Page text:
Identity plays a part in it. Gaming has contributed to my sense of self since childhood, and I owe it a lot. And critiquing something I enjoy, among like-minded individuals, is always pleasurable.

Yet there’s more to it than this. I may currently write within the milieu of videogames, but ultimately I don’t think it matters where you plant your flag. What matters is what you do on the terrain you’ve claimed.

Any subject can be fascinating, can yield truth, if explored deeply. It is as if all facts exist on the surface of a great sphere. Like … a grapefruit. And whichever point you choose to dig in, so long as you burrow down far enough, will eventually lead to a delicious core of truth, which is shared and constant.

Take Dungeons of Dredmor, for example. There’s lots I could say about it to my gaming friends — that it’s a colourful, exuberant dungeon-crawler; that the visual style pays homage to classic LucasArts adventures; that a rich vein of parody runs through the game, with motivation posters for the monsters “brought to you by Lord Dredmor”, and a recent patch that has given the little bats you fight the ability to occasionally shout the battlecry from Skyrim at you as they attack.

But keep digging, and you get to analysis that is, I think, more universal. Dungeons of Dredmor is a “roguelike” — a member of a sub-set of roleplaying game both ancient and staunchly uncommercial, focusing on the two key mechanics of procedural level generation, and permanent death.

Here’s what that means. In a roguelike you custom-build a unique character and set off to explore a unique environment, partially constructed by the computer to ensure its individuality. On your travels you encounter many obstacles, and when one finally gets the better of you — and it will — your character dies. Not dies like “goes back to the last checkpoint”. Not dies like “forces you to reload your save game”. Dies like oblivion.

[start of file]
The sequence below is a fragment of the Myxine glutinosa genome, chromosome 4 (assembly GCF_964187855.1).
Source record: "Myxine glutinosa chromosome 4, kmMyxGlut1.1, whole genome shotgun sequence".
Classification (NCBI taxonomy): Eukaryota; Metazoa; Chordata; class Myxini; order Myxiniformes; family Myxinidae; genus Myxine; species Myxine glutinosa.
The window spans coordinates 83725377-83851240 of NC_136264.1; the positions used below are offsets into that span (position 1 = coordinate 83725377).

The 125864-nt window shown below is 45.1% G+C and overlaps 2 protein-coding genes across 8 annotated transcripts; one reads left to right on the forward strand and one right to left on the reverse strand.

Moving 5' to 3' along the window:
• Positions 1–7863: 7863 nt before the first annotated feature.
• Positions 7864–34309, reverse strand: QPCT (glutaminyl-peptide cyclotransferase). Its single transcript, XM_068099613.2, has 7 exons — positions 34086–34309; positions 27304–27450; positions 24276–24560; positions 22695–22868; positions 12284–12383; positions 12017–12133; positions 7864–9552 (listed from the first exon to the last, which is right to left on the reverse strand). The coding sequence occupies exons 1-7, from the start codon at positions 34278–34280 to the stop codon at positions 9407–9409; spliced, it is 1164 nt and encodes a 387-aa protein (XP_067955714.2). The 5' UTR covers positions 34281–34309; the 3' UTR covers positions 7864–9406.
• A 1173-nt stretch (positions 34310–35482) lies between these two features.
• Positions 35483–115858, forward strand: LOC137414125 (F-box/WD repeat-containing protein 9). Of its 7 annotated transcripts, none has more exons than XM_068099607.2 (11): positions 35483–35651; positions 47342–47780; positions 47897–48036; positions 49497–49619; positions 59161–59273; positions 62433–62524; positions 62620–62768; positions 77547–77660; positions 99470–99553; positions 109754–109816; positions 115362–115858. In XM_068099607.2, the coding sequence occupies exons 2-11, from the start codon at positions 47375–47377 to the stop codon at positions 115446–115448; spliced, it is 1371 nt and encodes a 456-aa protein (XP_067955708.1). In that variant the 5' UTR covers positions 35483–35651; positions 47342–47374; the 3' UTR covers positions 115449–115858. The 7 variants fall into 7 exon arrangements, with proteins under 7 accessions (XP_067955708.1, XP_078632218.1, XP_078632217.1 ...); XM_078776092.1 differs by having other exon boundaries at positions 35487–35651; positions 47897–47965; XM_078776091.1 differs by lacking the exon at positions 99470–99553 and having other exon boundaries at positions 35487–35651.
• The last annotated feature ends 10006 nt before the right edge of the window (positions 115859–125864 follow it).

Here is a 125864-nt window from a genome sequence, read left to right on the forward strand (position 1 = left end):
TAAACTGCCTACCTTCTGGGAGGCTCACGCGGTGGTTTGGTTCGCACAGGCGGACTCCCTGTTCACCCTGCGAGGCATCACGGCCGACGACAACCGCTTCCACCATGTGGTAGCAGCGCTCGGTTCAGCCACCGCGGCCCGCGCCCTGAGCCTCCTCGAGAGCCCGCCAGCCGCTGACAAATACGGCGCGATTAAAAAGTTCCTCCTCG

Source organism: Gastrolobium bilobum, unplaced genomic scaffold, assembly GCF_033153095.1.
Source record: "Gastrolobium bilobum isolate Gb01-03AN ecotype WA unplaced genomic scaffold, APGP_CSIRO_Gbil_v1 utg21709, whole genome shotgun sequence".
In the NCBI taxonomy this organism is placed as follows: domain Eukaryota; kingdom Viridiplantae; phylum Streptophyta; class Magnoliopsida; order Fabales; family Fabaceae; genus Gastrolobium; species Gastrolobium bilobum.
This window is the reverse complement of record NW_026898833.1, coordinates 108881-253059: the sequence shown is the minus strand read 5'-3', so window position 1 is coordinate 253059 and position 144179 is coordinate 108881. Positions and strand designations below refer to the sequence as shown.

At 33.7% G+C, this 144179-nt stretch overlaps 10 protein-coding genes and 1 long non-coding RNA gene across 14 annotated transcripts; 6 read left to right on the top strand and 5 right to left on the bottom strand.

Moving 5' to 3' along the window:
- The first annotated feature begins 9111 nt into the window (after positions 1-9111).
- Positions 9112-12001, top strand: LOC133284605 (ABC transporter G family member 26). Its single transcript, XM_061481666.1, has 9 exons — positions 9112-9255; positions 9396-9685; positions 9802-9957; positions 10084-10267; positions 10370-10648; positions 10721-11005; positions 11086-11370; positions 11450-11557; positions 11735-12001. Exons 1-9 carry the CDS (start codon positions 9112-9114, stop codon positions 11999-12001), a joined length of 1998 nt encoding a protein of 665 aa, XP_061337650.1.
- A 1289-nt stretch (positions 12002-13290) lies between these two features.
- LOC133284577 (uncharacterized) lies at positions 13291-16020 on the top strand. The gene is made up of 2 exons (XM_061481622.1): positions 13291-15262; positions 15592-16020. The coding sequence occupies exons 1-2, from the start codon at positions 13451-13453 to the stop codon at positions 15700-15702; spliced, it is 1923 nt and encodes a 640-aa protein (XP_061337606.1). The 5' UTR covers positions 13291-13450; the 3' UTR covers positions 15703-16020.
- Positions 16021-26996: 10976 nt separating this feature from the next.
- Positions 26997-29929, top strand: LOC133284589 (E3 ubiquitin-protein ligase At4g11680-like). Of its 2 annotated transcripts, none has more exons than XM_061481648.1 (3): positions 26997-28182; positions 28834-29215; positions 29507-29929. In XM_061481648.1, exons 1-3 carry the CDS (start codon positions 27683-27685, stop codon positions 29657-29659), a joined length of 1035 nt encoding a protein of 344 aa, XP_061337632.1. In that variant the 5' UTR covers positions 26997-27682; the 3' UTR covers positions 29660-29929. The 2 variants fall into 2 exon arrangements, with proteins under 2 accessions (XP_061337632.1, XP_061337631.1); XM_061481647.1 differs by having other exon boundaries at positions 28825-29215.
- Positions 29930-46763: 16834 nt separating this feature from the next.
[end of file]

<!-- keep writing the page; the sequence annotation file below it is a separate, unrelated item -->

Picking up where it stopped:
And okay, these roguelikes are the product of inarguably nerdy minds. The characters you build will be fire mages, or hobbit archers, or cyber-punk ninjas. The environments will be medieval dungeons or ninja lairs. But the bodywork isn’t important. It’s what’s happening under the hood that matters.

You’re deep inside a dungeon, right? Creeping down a torch-lit corridor. You come to a door. No idea what’s on the other side. Could be piles of gold. Could be that enchanted breastplate you’ve heard about. Could be a fucking menagerie of mutant beasties, ready to jam their tentacles down your throat and rip your pantaloons off through your colon. And if it’s that last one — well it’s goodbye to brave Bertie the Barbarian, and goodbye to this funny world that’s become your home, your existence, for the last three hours. All vanishes into the black-lacquered mystery that is not ours to comprehend.